MUMBAI • Mr Ratan Tata has set up a team to collect data from the units of India's largest conglomerate to help Tata Sons rebut allegations made by ousted chairman Cyrus Mistry and respond to queries from regulators, according to people with knowledge of the matter.
Mr Tata, interim chairman of Tata Sons, is leading the team, the people said, asking not to be identified as they are not authorised to speak to the media. A Tata spokesman confirmed the details.
India's market regulator is examining a letter written by Mr Mistry alleging lapses in corporate governance, people familiar with the matter said on Thursday.
Mr Mistry, in the letter dated Oct 25, accused directors at Tata Sons, the group's holding company, of wrongfully dismissing him and warned that the salt-to-software giant may face 1.18 trillion rupees (S$24.6 billion) in writedowns due to five unprofitable businesses.
Tata on Thursday said Mr Mistry was fired because of a growing "trust deficit" with the biggest shareholders of the group.
The Tata Group is a 148-year-old business house with over 100 operating firms in India and abroad.
It has interests in consumer goods, aviation, wristwatches, cars, steel, software outsourcing, telecommunications and hotels.
The fallout has dominated headlines in India, where companies rarely air their dirty linen in public.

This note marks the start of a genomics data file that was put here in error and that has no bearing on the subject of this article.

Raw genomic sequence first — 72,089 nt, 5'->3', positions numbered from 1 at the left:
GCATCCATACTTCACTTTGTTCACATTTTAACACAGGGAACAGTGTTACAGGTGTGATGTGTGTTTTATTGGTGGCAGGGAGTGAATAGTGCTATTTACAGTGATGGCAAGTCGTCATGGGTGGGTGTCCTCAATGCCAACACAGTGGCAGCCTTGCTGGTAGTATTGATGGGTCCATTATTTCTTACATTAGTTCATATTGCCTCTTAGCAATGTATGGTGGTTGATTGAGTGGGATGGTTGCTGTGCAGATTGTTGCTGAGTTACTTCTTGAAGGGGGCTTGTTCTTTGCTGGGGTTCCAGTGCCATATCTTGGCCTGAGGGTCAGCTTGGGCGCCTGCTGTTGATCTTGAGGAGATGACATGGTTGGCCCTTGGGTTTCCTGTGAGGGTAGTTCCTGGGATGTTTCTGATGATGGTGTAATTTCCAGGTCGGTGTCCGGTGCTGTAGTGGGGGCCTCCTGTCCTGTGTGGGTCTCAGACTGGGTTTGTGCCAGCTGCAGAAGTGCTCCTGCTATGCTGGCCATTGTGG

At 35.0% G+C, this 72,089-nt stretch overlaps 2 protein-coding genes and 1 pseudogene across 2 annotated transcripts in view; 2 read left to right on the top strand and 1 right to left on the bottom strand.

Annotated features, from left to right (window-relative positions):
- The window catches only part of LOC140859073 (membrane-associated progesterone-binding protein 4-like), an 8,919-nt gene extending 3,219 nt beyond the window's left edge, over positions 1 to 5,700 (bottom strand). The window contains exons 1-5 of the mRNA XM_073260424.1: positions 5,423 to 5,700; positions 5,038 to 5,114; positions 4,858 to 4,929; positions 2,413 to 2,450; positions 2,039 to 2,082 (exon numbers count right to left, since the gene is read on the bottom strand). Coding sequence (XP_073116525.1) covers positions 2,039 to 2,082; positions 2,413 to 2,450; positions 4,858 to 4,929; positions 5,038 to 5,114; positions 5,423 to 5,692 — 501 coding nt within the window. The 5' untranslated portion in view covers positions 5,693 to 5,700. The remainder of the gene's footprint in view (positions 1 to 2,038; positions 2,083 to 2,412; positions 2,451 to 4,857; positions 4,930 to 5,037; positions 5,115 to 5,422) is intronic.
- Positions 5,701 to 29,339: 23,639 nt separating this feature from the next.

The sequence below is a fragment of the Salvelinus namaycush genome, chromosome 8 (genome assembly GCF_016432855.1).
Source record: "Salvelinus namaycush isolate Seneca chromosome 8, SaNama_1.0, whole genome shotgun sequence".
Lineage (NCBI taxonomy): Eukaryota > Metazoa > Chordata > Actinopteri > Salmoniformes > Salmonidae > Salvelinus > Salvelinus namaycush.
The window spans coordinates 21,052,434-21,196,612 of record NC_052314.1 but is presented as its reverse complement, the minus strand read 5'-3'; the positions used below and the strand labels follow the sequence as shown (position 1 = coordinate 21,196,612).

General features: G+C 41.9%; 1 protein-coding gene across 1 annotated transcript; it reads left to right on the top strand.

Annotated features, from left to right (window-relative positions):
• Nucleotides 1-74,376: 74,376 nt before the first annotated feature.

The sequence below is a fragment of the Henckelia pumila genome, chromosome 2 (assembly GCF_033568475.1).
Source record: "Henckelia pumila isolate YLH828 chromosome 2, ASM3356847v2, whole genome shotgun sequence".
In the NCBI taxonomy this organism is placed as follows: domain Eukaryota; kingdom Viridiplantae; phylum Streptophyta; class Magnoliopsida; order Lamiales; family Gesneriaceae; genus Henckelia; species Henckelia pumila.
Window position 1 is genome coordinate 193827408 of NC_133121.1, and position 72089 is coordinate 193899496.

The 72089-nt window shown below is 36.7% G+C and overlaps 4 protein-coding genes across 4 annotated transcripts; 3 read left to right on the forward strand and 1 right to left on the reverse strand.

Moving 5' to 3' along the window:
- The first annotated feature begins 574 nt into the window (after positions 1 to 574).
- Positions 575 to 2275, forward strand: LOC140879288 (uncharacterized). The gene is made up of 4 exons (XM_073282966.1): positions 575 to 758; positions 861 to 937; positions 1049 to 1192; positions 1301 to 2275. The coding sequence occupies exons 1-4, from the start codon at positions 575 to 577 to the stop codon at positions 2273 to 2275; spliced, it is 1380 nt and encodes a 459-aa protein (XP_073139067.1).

"In going public in his self-defence, Mistry has altered the group's equation with the ecosystem within which it operates," Institutional Investor Advisory Services India, a proxy adviser, said in a statement yesterday. "The group should no longer expect to be revered and now must prepare to come under far greater scrutiny of its financials and workings."
Mr Mistry said he inherited a debt-laden enterprise saddled with losses and singled out Indian Hotels, Tata Motors' passenger-vehicle operations, Tata Steel's European business, as well as part of the group's power unit and its telecommunications subsidiary as "legacy hot spots", according to the e-mail.
The team put together by Mr Tata will gather information from companies including Tata Teleservices, Tata Motors, Tata Power and AirAsia India, a venture between Tata Sons and low-cost airline AirAsia, sources said.
Meanwhile, Tata has launched a four-month search for a new chairman. But whoever lands the job will inevitably face the same challenges that Mr Mistry felt he was unable to tackle because, he alleged, he lacked the backing of a board that he said answered only to Mr Tata.
Mr Shriram Subramanian of InGovern, a shareholder advocacy group, said: "What was 10 to 15 years ago - a Tata group that was a paternalistic conglomerate with more than 100 companies just ambling along - no longer works."